I'm writing lyrics for my song, and hit upon the passage "Don't tell me that it never exist."
But I asked my English teacher for correction, then he told me that "exist" should be replaced with "existed."

I can't completely understand the reason why. It maybe because the word "never" used with, I guess. Am I right? Or are there any other reasons?

3 Answers 3


There are two reasons.

First, "it never exist" is never grammatical: you mean "it never exists".

The second is much more subtle. "Don't tell me it never exists" is grammatical, but is not something an English speaker is likely to say.

I am struggling to explain why this is, but I think the answer is something like this:

"This exists" is not usually a property that can come and go: a thing either exists (or doesn't) for all time, (qualities, for example), or comes into existence at some time, and continues to exist until it no longer does (people, for example).

To negate that, we usually say "doesn't exist". "Never exists" sounds odd, and to me it would imply that we are talking about some odd kind of thing that sometimes exists and sometimes doesn't, and we are saying that this particular thing never does.

An example (somewhat contrived): The King (of a particular country) is something that can exist at some times but not at others. So at present there is a King of Spain, but no King of the United Kingdom.

In that context, I can imagine somebody saying "The King of Spain exists, the King of the UK doesn't exist, and the King of the United States never exists". (It's not a likely thing to say, but it makes sense, sort of).

With a past tense, "never" is slightly different. To say something "never existed" is not unusual - it means that it doesn't exist now, and never has; but it does not have that implication of something that might come and go.

So in summary: "Don't tell me that it never exists" would be grammatical, but unusual, and would imply that "it" was in principle something that could exist and not exist at different times. "Don't tell me that it never existed" would be normal, and not imply that the thing could come and go.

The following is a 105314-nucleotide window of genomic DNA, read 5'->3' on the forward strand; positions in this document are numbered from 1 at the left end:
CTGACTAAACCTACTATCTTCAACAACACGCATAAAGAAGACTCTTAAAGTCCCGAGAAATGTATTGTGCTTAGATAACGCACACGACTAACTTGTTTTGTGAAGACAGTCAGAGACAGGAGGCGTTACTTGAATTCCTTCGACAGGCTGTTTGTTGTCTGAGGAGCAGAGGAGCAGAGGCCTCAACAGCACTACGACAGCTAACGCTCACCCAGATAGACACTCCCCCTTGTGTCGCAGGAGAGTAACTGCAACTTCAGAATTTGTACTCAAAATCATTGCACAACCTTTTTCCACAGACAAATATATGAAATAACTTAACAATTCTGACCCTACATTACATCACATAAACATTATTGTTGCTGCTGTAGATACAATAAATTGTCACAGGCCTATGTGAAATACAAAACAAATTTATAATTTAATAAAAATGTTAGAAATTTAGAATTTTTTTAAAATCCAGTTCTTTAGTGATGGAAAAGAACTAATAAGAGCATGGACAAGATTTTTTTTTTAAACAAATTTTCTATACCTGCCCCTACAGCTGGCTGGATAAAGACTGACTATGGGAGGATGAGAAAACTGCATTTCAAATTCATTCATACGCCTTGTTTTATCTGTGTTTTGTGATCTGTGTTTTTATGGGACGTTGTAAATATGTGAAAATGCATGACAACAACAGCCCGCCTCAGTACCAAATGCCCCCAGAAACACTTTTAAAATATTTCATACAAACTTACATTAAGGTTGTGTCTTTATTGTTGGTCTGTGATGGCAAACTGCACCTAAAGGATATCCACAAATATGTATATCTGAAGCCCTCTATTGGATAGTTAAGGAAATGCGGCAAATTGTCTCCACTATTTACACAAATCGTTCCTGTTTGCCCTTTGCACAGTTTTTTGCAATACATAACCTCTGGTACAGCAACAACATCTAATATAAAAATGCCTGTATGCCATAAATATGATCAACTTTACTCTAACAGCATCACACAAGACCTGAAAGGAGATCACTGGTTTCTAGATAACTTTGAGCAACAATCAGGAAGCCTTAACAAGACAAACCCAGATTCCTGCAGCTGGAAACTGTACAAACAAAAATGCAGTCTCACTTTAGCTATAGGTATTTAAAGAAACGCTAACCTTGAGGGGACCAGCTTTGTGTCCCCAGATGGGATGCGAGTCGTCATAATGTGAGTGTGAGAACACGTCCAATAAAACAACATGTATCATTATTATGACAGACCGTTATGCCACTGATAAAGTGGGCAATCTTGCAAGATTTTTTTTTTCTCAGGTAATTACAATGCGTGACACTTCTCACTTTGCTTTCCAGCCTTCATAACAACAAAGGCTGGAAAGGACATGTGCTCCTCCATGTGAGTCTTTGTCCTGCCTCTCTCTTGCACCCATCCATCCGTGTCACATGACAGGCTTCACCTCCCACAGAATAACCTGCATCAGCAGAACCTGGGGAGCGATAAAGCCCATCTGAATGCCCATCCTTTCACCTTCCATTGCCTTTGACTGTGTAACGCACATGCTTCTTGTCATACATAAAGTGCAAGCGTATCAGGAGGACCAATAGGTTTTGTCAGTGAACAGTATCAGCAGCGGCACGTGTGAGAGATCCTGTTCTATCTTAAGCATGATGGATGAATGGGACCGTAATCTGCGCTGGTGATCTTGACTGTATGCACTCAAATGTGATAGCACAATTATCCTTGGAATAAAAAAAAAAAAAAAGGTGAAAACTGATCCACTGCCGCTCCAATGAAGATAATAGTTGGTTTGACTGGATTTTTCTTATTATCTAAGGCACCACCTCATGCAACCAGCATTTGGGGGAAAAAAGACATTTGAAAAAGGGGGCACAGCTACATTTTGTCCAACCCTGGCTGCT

• Thank you for the very clear answer, sir! About the first reason, I just carelessly mistook, but didn't know a lot about second reason.
    – Justus
    Commented Feb 23, 2016 at 14:21
  • There are some situations where one would say never exists. For example, "A situation where no one says never exists, never exists." The meaning can be distilled down to without consideration of the past, this situation will never exist in the present. Which implies it would also not exist in the past.
    – EllieK
    Commented Jan 14, 2021 at 15:32

"Exist" is present tense. If you say, "It doesn't exist", you mean that it doesn't exist right now.

That says nothing about the past. It would be quite reasonable to say, "The Roman Empire does not exist." It doesn't exist today. But it did exist in the past.

If you combine "exist" with the word "never", you can't just be talking about the present. You're saying that not only does it not exist now, but that it did not exist at any time in the past. So you must use the past tense, "It never existed."

Side note: One could argue that logically, it should use a past continuous and write, "It never was existing." But we just don't do that. We use the simple past.


But you might also say that "the King of the UK used to exist" but it's not a great use of the word.

I think for the OP it is like this.

Dinosaurs existed 66 million years ago There exists a theory of evolution introduced by Charles Darwin As far as we can prove no God exists which is almost the same as saying no God has ever existed Bitcoin is a virtual currency that exists only in cyber-space

So you can see that the word changes based on whether you are dealing with the past or present tense.

Hope that helps.

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